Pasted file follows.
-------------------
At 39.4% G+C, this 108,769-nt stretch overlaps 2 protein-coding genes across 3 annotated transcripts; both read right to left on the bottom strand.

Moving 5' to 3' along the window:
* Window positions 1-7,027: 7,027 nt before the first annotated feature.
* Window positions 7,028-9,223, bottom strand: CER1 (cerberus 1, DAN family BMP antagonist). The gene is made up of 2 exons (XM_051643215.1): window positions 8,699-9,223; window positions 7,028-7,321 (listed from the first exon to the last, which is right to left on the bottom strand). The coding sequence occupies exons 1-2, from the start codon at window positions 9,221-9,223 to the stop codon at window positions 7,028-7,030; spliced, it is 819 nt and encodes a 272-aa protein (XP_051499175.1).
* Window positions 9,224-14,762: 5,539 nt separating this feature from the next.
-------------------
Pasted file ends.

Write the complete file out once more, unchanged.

At 39.4% G+C, this 108,769-nt stretch overlaps 2 protein-coding genes across 3 annotated transcripts; both read right to left on the bottom strand.

Moving 5' to 3' along the window:
* Window positions 1-7,027: 7,027 nt before the first annotated feature.
* Window positions 7,028-9,223, bottom strand: CER1 (cerberus 1, DAN family BMP antagonist). The gene is made up of 2 exons (XM_051643215.1): window positions 8,699-9,223; window positions 7,028-7,321 (listed from the first exon to the last, which is right to left on the bottom strand). The coding sequence occupies exons 1-2, from the start codon at window positions 9,221-9,223 to the stop codon at window positions 7,028-7,030; spliced, it is 819 nt and encodes a 272-aa protein (XP_051499175.1).
* Window positions 9,224-14,762: 5,539 nt separating this feature from the next.